Dozens of Covid-19 patients at Royal Oldham Hospital receiving help to breathe

Reporter: Charlotte Green
Date published: 16 November 2020


Dozens of coronavirus patients at the Royal Oldham Hospital are struggling to breathe without medical assistance as bosses reveal they are having to expand their intensive care capacity.

Mike Barker, Oldham clinical commissioning group’s chief operating officer, told a joint health and council meeting that they are planning on increasing the number of intensive care beds in ICU to cope with growing numbers of seriously ill Covid-19 patients.

He said that as of November 10, there were 121 patients in the Oldham Royal Hospital who had tested positive for the virus.

Of these, 19 were on mechanical ventilation, 52 were receiving oxygen and a further 16 were being treated with non-invasive Continuous Positive Airway Pressure (CPAP) to help them breathe.

“It was a very hectic weekend,” Mr Barker said. 

“On Friday when it really started to heat up a decision was made across Greater Manchester to cancel all elective activity.

“There was an agreement that we need to retain emergency surgery and cancer services irrespective over what happens over this next period of time.

“There are significant challenges we face and we should be under no illusion about those challenges.

“No one wants to make a decision to stand down elective procedures. 

“People have been waiting for knee and hip operations for quite a period of time, but equally our ability to run people through the hospital in a safe and effective way is becoming increasingly more constrained.”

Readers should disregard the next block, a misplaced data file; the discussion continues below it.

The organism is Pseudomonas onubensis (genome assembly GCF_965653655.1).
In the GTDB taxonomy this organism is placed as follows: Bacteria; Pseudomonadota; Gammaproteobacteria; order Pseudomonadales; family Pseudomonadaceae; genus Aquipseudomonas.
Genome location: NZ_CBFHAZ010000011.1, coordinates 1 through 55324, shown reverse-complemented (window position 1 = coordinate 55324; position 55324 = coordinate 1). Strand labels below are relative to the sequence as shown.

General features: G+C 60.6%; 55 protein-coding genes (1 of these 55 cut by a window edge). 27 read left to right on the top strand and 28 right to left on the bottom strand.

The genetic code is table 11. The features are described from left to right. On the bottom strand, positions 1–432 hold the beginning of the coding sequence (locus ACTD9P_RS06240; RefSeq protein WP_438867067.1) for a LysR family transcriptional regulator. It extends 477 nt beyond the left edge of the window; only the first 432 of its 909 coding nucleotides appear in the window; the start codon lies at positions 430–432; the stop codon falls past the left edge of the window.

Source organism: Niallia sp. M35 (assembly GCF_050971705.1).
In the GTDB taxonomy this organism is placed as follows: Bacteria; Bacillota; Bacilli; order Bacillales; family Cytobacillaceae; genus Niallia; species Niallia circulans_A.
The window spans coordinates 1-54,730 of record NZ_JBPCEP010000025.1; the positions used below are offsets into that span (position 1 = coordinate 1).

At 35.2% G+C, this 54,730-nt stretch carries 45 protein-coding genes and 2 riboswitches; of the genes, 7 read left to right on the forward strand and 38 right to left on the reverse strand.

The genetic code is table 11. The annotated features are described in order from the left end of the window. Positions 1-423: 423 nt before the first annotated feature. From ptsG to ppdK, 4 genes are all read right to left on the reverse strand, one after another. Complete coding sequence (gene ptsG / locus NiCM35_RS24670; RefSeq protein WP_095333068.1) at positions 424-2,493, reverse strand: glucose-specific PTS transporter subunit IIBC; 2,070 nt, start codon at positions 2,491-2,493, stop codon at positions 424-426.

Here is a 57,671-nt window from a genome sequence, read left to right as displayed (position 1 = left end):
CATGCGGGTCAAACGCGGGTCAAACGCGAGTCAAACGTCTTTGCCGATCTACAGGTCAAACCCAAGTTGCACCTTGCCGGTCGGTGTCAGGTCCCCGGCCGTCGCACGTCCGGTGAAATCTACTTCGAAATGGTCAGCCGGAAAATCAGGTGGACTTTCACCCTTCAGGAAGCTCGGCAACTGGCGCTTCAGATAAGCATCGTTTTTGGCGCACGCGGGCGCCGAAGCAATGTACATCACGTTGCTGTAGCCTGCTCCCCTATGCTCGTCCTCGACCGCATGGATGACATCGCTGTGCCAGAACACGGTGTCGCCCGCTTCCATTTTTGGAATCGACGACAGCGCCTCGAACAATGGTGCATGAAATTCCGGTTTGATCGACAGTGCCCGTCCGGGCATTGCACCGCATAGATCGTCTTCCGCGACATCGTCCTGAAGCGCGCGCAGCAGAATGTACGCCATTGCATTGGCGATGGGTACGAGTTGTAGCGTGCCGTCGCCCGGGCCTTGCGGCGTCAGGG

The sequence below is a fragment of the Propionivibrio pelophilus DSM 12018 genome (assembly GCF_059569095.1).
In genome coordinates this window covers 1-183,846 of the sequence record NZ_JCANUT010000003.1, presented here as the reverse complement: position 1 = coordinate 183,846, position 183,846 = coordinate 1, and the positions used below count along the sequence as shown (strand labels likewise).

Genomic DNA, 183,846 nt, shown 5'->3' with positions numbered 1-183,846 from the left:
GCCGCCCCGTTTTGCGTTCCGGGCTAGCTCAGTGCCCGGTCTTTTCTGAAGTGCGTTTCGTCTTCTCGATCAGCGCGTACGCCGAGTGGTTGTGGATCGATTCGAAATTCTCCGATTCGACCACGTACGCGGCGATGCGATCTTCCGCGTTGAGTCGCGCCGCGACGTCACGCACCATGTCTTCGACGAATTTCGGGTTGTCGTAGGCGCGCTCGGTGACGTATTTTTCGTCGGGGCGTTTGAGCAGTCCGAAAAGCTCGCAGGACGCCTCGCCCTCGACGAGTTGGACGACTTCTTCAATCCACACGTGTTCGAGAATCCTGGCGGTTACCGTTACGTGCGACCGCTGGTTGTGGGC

He told members they are also preparing to almost double the amount of capacity in the hospital’s intensive care unit (ICU) in preparation for even more seriously ill coronavirus patients.

“Ordinarily in a normal time there are 22 beds in ICU, and we’ve currently opened up that number to 30 and we’ve two left unoccupied at this time,” Mr Barker added.

“It’s highly likely that over the next couple of weeks we will need to expand that further into 39 beds which is our level three plan. 

“It’s also fair to say that we are fast becoming tight on the general surgical beds, general admission beds. 

“And increasingly we’re going to have to enter into a conversation about what we do with the Nightingale Hospital.”

The second wave of the pandemic has been ‘significantly impactful’ in Oldham, Mr Barker added but he also noted that excess deaths were so far remaining lower than other areas. 

“We may well have a high level of transmission and positivity rate but we still remain quite low in our excess death rate compared to lots of other place,” he said. 

“Broadly we are finding more and we are treating more but we are not necessarily seeing them materialise into excess death rates. 

“As we are now in this period of lockdown one would hope that we are able to better control the community transmission side and indeed the spread of the virus across Oldham.

“We intend to use these next three to four weeks of focusing on a set of adjusted tactics to help with that process, but it will become increasingly challenging.”

Oldham’s director of public health, Katrina Stephens, told the meeting that infection rates within the borough continue to be ‘exceptionally high’ and remain above 700 cases per 100,000 people.

“What’s been particularly concerning over the last couple of weeks has been the increase in the rate, particularly in the over 60s, and that’s concerning because we know that the rate in that age group track particularly closely to increases in hospital admissions and increases in deaths,” she said.

“We’re now in this four weeks of lockdown and I think the critical issue now is us to be looking at what happens from December 3 onwards.”


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